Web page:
The time to chime in on the Williams pipeline is now. The last day to submit comments to the NYS Department of Environmental Conservation is Friday, March 15 at 5 p.m.
Last Wednesday, March 6, the DEC held a public hearing for people to express their thoughts on the latest proposed Williams natural gas pipeline. According to Williams, the company is developing the “Northeast Supply Enhancement project to expand the existing Transco natural gas pipeline system by the 2020 winter heating season to provide important gas supply that will help the City reach its clean air goals.” However there is staunch opposition against the 23-mile pipeline that would stretch from New Jersey to the waters off of Rockaway, and they made it clear at the hearing held at the Beach Channel Educational Campus last week.
Despite the inconvenient meeting time of 5 p.m., which many pointed out as a time that people are traveling home from work, there was a strong showing of people on both sides of the issue, but a majority showed opposition. A coalition of environmental groups such as Sane Energy Project, Surfrider and Food & Water Watch, along with residents from across the peninsula, who believe the pipeline poses a threat against the area and local marine life, showed up to battle it out with those who support the project and believe it is necessary to provide natural gas to New York City, and it will be beneficial as it would create jobs.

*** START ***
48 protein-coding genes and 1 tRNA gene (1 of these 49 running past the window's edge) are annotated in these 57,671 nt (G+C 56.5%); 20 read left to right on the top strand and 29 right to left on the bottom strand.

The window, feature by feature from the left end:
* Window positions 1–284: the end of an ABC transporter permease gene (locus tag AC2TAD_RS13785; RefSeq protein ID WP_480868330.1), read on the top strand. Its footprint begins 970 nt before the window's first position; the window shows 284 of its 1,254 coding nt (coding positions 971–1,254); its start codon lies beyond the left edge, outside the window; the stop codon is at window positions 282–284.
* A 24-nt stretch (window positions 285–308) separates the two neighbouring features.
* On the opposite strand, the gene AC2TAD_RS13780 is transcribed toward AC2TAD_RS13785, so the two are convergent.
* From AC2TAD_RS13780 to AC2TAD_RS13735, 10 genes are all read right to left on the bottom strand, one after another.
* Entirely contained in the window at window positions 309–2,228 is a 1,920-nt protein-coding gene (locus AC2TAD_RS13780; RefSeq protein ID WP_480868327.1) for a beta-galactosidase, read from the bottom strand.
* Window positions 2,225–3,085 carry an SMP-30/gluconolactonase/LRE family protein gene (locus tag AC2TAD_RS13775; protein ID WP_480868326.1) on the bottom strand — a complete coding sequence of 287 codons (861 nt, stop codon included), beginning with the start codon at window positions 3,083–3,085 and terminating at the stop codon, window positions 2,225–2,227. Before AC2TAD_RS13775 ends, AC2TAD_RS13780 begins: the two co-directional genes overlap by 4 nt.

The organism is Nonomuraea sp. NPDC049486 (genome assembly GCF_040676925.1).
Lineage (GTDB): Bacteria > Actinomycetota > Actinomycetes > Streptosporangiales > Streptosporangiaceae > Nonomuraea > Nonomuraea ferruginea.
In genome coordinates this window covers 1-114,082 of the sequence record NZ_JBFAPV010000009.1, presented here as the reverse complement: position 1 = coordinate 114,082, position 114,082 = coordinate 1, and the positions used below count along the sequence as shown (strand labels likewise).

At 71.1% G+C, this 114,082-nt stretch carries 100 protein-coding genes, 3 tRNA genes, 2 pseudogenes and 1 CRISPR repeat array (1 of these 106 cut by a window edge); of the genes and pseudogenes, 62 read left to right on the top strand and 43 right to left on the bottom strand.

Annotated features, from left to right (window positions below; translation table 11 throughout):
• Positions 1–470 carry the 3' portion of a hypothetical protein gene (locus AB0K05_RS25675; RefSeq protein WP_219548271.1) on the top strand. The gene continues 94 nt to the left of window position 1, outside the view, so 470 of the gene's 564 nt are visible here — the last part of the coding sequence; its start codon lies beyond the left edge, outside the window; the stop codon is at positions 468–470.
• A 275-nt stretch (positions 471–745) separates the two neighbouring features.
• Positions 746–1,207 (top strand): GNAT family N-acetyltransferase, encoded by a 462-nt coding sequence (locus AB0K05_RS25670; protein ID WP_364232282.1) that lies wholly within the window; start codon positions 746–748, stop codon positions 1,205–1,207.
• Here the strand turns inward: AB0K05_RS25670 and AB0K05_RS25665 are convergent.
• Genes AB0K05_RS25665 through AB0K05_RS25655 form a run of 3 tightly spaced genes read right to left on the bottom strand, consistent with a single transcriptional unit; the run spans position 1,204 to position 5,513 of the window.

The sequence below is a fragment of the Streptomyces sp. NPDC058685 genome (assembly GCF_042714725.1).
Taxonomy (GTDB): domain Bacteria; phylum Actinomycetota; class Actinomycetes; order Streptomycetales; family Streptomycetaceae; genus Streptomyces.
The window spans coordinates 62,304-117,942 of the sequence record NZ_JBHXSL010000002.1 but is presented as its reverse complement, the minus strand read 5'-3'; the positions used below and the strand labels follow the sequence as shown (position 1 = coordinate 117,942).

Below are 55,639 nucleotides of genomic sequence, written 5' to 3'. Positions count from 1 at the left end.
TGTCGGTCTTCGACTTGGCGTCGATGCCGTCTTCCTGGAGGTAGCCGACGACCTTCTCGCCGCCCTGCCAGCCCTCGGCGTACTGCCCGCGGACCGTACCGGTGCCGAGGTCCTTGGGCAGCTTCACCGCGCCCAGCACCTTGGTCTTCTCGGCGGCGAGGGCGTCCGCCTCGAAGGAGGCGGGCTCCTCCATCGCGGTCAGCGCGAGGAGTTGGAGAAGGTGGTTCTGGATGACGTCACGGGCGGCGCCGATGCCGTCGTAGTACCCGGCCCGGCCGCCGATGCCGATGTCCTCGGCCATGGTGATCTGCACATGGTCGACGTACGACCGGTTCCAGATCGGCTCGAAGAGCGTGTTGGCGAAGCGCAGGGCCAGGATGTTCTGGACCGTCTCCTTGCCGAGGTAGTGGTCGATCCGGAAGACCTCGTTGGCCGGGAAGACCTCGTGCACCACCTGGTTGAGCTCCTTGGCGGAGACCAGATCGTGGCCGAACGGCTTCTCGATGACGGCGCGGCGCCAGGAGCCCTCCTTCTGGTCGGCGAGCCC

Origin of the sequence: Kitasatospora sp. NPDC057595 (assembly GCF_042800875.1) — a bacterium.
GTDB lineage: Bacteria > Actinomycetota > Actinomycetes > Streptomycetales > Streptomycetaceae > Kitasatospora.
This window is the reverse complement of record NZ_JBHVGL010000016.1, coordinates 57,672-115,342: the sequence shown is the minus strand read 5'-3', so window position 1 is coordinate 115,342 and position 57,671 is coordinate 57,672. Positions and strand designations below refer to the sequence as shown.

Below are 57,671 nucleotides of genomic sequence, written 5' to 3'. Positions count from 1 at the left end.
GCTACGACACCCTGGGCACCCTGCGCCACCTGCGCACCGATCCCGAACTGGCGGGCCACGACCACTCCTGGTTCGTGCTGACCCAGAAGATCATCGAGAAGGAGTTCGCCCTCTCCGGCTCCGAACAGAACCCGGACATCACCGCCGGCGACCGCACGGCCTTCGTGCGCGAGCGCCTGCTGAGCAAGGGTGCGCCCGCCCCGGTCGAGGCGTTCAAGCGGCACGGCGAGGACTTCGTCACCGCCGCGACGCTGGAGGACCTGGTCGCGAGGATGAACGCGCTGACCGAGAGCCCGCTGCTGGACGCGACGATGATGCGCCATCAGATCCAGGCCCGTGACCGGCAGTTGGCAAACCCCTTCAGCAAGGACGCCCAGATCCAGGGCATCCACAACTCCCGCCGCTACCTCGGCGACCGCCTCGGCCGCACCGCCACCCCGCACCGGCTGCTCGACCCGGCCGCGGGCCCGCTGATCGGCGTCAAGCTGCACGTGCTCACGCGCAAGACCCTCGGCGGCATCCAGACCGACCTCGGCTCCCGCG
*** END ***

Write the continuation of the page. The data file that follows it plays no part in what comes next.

Among those against it were Assembly District Leader Lew Simon, who said the DEC has been anything but friendly toward the area. “You guys come here looking for support, but you don’t help us. We have projects in Breezy Point and in Broad Channel that we’d like to move forward and you don’t allow it, but yet you come here looking for our support. The last time you proposed the original Williams pipeline, not many of us were able to get out and speak because it was right after the hurricane. DEC was pushing this through and no one was aware. Shame on DEC and shame on Williams, that likes to throw money and buy support. They’re not buying me off,” Simon said. “My message is clear: Governor Cuomo, veto this and all my state electeds, stand with us together. United we stand, divided we fall. Hell no to Williams Pipeline.”
Those in opposition are hoping that the DEC will either deny the permit for the project, or that Governor Andrew Cuomo will veto it, as he has done for similar projects in the past. A coalition of those showing opposition have organized a last-minute rally at City Hall at 11 a.m. on Friday, March 15. They will be joined by some elected officials who have signed letters to Governor Cuomo, asking him to veto the project. Around 50 elected officials have signed opposition letters. They are also requesting that people call Cuomo’s office directly to ask him to veto the pipeline at 877-235-6537.
For more information about the project, see www.northeastsupplyenhancement.com.